While idiopathic pulmonary fibrosis (IPF) is the most common type of pulmonary fibrosis, it is still considered a rare disease in need of new treatments.
However, researchers are preparing to study a new treatment, MYMD-1, that has the opportunity to tackle some of the common symptoms and issues IPF patients face.
In honor of Rare Disease Day, Chris Chapman, MD, PhD, President and Chief Medical Officer of MyMD Pharmaceuticals, explained in an interview with HCPLive® how the treatment will help this patient population and what some of the challenges IPF patients face.
HCPLive: Can you describe the treatment you are studying for IPF?
Chapman: For IPF, our product, MYMD-1, targets the root causes of inflammation and it is a selected inhibitor of transforming growth factor-beta, a driver for fibrosis, and of tumor necrosis factor.
We did some artificial intelligence work where we took a look at normal cells and the effects of MYMD-1 and what came out of that was that MYMD-1 is similar structure to Pirfenidone, which is the drug that’s approved for idiopathic pulmonary fibrosis.
The data shows that out of 4500 compounds that our compound MYMD-1 was superior to Pirfenidone, and other drugs on the market for idiopathic pulmonary fibrosis, like methenamine.
When we put our compound up against both of those, MyMD-1 came out superior. This is because those two products are anti-fibrotic, and they affect the collagen in wound healing and in fibrosis.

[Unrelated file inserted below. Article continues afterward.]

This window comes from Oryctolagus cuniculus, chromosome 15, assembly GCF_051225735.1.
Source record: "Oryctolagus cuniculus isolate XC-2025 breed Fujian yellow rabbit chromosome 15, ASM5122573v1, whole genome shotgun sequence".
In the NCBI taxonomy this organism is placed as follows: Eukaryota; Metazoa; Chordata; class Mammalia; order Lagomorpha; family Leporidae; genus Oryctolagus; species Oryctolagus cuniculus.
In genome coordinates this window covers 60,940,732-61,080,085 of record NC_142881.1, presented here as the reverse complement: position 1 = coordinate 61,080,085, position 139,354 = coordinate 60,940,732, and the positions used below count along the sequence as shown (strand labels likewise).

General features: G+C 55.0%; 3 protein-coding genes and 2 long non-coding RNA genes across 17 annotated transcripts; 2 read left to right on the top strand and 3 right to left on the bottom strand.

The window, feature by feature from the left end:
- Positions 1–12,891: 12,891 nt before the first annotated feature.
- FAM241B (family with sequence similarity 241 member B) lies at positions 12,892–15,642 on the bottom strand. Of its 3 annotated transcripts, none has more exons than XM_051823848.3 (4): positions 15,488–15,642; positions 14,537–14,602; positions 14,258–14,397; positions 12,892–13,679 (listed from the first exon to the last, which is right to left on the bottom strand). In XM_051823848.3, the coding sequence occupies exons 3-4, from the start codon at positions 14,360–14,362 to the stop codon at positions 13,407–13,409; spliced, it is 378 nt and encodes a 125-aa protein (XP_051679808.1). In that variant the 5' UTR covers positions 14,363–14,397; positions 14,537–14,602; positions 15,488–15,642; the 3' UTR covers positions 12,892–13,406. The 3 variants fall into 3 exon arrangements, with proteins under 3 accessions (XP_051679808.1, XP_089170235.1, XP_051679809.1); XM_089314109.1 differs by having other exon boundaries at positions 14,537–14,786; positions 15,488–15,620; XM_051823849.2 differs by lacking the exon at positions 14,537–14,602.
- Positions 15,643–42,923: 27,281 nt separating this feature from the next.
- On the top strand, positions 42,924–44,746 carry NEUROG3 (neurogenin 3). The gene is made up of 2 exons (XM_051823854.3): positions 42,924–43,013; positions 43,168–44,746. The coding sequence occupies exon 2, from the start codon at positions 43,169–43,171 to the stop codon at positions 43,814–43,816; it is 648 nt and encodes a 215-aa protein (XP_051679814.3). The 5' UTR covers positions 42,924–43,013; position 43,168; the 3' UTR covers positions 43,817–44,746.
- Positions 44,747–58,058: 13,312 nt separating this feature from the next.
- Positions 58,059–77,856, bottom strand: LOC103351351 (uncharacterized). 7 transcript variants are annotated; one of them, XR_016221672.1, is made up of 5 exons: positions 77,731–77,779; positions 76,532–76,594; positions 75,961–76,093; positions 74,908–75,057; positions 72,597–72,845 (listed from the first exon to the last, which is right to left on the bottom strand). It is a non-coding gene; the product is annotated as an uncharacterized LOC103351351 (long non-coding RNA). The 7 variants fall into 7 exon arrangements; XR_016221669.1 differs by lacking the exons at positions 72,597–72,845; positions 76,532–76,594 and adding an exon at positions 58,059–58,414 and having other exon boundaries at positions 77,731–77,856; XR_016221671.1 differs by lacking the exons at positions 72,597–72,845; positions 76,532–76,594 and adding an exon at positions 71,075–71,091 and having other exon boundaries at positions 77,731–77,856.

What MYMD-1 does as a tumor necrosis inhibitor and anti-inflammatory is we hit both.
The idea in the disease model now with idiopathic pulmonary fibrosis is that its fibrotic diseases and inflammatory diseases. And if you can target it now with, say a combination of anti-fibrotic products and anti-inflammatory products or things of that nature so that you have a better chance of helping those patients with the disease.
And because the prevalence is under 100,000 cases in the U.S. We think it’s a great opportunity for our company to take a look at their product and the, I mean, if you look at all the products targeting the disease in the world maybe ours can provide a sense of consistency against all those fibrotic diseases.
HCPLive: How important is it for patients with a rare disease like IPF to have multiple treatment options with new drugs coming on the market in case they aren’t responding to the existing stable of drugs?
Chapman: Well, it’s very important because if you watch the disease of idiopathic pulmonary fibrosis for years, the prevalence is about 100,000, but if you are a patient with it, and you’ve been taking these injections or monoclonal antibodies that have different side effects, there’s no really good treatment.
It’s a hard problem as it’s like a chronic disease of the lungs with patients having difficulty breathing for long periods of time. So, if we can bring in new products such as MyMD-1 and new research, it’s for the better.
A new product like ours that you can take by mouth instead of taking injections, has a better chance for some of those patients who have long term chronic illnesses.
HCPLive: What are some of the challenges IPF patients face and how would this treatment improve their symptoms and overall quality of life?